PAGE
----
In recent year, growing needs for international trading (of natural resources) derived from economic development result in high percentages of marine transportation accounts for more than 90% among the total international trading. As the needs of shipping increases, more and more ballast water are transported through the shipping. It is estimated that ballast water includes more than 3,000 species of aquatic organisms which migrate over the world by international trading. Although only below 3% of aquatic organisms survive in new environments discharged from a ship, introduced organisms could destroy habitats of aboriginal species and the marine environment and impact against economic and ecological concerns.
In response to the growing concern regarding the impacts of ballast water, ‘International Convention for the Control and Management of Ship's Ballast Water and Sediments’ was adopted by International Maritime Organization (IMO) member states in 2004. The region of the Northwest Pacific, semi-enclosed seas where marine environment is strongly related to each country, also faces up to the problems derived from ballast water. However, it is not well reported the immediate damage caused by the invasive species in the NOWPAP region. Although the processes for invading are not ascertained, it is regarded that ballast water discharges could be one of the important processes of invasion of aquatic organisms.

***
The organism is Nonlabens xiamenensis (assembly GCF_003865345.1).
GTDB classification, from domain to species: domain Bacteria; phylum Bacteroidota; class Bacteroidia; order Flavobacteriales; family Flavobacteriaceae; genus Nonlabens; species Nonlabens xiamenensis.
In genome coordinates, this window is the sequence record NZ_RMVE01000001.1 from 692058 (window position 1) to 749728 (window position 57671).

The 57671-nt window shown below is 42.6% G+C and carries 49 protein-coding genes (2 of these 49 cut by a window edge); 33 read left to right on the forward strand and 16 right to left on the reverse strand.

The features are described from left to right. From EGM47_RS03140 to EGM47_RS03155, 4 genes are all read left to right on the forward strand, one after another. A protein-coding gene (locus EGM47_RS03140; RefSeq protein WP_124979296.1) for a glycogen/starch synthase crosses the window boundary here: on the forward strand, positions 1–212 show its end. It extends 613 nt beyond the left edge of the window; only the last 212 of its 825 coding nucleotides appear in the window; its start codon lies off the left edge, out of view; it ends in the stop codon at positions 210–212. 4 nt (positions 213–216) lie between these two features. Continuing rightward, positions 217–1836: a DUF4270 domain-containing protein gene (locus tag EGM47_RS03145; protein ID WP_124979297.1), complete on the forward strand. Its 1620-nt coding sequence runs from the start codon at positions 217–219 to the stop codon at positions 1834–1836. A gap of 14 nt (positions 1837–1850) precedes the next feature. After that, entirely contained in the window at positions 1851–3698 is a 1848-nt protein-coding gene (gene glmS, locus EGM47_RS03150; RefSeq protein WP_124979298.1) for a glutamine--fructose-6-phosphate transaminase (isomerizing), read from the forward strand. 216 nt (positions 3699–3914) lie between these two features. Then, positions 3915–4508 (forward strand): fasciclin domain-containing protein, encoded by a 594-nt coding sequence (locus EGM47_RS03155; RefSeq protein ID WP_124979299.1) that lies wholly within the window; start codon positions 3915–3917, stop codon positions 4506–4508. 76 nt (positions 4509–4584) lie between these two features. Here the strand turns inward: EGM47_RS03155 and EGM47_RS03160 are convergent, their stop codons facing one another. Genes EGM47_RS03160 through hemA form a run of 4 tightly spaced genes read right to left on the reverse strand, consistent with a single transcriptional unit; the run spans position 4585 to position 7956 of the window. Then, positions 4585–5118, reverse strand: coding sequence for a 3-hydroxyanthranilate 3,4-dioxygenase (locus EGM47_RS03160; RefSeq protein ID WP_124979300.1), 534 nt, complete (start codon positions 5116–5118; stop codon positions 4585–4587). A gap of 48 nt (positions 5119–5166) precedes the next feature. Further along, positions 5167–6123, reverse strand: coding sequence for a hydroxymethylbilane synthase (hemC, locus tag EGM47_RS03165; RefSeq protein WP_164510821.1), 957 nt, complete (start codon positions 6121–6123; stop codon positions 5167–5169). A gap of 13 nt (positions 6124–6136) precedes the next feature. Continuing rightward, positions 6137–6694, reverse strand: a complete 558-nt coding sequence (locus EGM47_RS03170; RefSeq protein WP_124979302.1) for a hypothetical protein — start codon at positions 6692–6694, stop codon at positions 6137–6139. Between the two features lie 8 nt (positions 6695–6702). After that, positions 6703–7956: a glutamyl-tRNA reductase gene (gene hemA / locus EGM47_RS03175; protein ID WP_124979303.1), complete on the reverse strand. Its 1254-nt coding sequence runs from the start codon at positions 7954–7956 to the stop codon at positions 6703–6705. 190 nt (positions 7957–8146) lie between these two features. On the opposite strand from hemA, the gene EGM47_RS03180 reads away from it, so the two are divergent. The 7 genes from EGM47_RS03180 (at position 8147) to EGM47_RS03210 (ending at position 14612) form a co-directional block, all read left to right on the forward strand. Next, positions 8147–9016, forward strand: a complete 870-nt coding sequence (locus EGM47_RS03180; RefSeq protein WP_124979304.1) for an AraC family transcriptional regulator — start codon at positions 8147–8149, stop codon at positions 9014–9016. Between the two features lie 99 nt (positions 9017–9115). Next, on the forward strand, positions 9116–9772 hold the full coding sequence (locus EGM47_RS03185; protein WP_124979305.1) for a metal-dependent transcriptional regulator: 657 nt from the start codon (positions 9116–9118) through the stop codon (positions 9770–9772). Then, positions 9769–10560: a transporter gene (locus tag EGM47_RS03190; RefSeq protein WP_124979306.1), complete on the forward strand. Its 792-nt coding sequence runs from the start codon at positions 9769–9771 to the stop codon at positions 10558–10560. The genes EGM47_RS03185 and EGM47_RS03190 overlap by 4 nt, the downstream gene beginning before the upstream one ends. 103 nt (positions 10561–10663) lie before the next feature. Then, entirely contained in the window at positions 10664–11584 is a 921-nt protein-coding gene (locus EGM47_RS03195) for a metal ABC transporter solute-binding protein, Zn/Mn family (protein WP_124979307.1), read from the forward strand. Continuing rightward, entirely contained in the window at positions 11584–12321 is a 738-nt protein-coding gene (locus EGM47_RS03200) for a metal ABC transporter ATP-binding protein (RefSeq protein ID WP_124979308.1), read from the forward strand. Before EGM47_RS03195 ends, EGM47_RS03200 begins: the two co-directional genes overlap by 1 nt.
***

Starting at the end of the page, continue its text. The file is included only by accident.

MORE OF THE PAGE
For implementation of the IMO Ballast Convention, the NOWPAP Members have been developing response technique and are under consideration relating regulations within the framework of the guidelines of the Convention. It is necessary to develop detailed regional management under co-operation with NOWPAP Members, i.e., ballast water exchange, risk assessments, specific requirement, technical assistance, and exchange of information to control the amount of aquatic organisms in ballast water to fulfill the Convention. On the basis of the outcomes and experiences carried out in Dalian, People’s Republic of China, the demonstration site of the Global Ballast Water Management Programmes, it is need to apply to the NOWPAP region. In addition, considering the fact that the 10th NOWPAP Intergovernmental Meeting (Toyama, Japan, November 2005) agreed to expand theMERRAC activities into covering the ballast water issue as well as other ship-related pollution, the further regional co-operative activities against ballast water can be jointly and efficiently developed within the framework of the NOWPAP MERRAC.